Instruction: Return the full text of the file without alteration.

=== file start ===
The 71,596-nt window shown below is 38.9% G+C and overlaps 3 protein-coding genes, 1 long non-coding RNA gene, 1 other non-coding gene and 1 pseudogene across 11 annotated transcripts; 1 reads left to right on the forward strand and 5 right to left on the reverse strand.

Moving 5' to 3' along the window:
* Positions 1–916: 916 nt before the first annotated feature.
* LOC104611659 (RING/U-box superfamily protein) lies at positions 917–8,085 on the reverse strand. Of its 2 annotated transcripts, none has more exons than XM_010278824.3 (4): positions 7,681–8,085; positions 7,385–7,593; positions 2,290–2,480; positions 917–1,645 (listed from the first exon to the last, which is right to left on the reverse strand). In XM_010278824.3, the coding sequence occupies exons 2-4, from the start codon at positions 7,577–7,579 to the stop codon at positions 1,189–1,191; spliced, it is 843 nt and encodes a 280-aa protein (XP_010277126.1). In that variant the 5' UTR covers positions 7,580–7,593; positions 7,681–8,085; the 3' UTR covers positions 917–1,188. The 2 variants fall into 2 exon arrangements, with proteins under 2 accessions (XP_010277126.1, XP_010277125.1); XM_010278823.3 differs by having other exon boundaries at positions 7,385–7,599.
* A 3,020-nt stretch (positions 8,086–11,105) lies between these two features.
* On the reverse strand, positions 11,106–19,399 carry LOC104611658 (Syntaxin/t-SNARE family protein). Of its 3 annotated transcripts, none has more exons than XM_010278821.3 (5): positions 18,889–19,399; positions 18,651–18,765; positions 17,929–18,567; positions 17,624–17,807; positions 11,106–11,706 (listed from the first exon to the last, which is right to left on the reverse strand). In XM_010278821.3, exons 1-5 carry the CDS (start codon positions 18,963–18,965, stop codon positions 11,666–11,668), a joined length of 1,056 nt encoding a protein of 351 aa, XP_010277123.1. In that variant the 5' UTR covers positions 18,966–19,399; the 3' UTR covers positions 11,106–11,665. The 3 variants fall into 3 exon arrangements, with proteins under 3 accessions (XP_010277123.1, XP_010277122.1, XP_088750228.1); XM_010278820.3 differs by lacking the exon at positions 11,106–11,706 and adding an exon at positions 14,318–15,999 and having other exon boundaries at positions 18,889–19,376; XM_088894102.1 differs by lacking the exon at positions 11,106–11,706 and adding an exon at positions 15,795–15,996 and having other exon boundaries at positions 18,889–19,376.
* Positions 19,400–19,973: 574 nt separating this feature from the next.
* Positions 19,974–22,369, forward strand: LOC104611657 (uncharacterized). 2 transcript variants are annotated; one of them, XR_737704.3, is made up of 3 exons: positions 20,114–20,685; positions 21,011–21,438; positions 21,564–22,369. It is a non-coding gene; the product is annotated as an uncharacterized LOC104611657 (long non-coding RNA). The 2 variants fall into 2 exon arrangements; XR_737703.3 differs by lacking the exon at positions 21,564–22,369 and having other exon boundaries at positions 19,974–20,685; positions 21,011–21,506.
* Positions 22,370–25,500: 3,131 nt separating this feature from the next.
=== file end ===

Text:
The 71,596-nt window shown below is 38.9% G+C and overlaps 3 protein-coding genes, 1 long non-coding RNA gene, 1 other non-coding gene and 1 pseudogene across 11 annotated transcripts; 1 reads left to right on the forward strand and 5 right to left on the reverse strand.

Moving 5' to 3' along the window:
* Positions 1–916: 916 nt before the first annotated feature.
* LOC104611659 (RING/U-box superfamily protein) lies at positions 917–8,085 on the reverse strand. Of its 2 annotated transcripts, none has more exons than XM_010278824.3 (4): positions 7,681–8,085; positions 7,385–7,593; positions 2,290–2,480; positions 917–1,645 (listed from the first exon to the last, which is right to left on the reverse strand). In XM_010278824.3, the coding sequence occupies exons 2-4, from the start codon at positions 7,577–7,579 to the stop codon at positions 1,189–1,191; spliced, it is 843 nt and encodes a 280-aa protein (XP_010277126.1). In that variant the 5' UTR covers positions 7,580–7,593; positions 7,681–8,085; the 3' UTR covers positions 917–1,188. The 2 variants fall into 2 exon arrangements, with proteins under 2 accessions (XP_010277126.1, XP_010277125.1); XM_010278823.3 differs by having other exon boundaries at positions 7,385–7,599.
* A 3,020-nt stretch (positions 8,086–11,105) lies between these two features.
* On the reverse strand, positions 11,106–19,399 carry LOC104611658 (Syntaxin/t-SNARE family protein). Of its 3 annotated transcripts, none has more exons than XM_010278821.3 (5): positions 18,889–19,399; positions 18,651–18,765; positions 17,929–18,567; positions 17,624–17,807; positions 11,106–11,706 (listed from the first exon to the last, which is right to left on the reverse strand). In XM_010278821.3, exons 1-5 carry the CDS (start codon positions 18,963–18,965, stop codon positions 11,666–11,668), a joined length of 1,056 nt encoding a protein of 351 aa, XP_010277123.1. In that variant the 5' UTR covers positions 18,966–19,399; the 3' UTR covers positions 11,106–11,665. The 3 variants fall into 3 exon arrangements, with proteins under 3 accessions (XP_010277123.1, XP_010277122.1, XP_088750228.1); XM_010278820.3 differs by lacking the exon at positions 11,106–11,706 and adding an exon at positions 14,318–15,999 and having other exon boundaries at positions 18,889–19,376; XM_088894102.1 differs by lacking the exon at positions 11,106–11,706 and adding an exon at positions 15,795–15,996 and having other exon boundaries at positions 18,889–19,376.
* Positions 19,400–19,973: 574 nt separating this feature from the next.
* Positions 19,974–22,369, forward strand: LOC104611657 (uncharacterized). 2 transcript variants are annotated; one of them, XR_737704.3, is made up of 3 exons: positions 20,114–20,685; positions 21,011–21,438; positions 21,564–22,369. It is a non-coding gene; the product is annotated as an uncharacterized LOC104611657 (long non-coding RNA). The 2 variants fall into 2 exon arrangements; XR_737703.3 differs by lacking the exon at positions 21,564–22,369 and having other exon boundaries at positions 19,974–20,685; positions 21,011–21,506.
* Positions 22,370–25,500: 3,131 nt separating this feature from the next.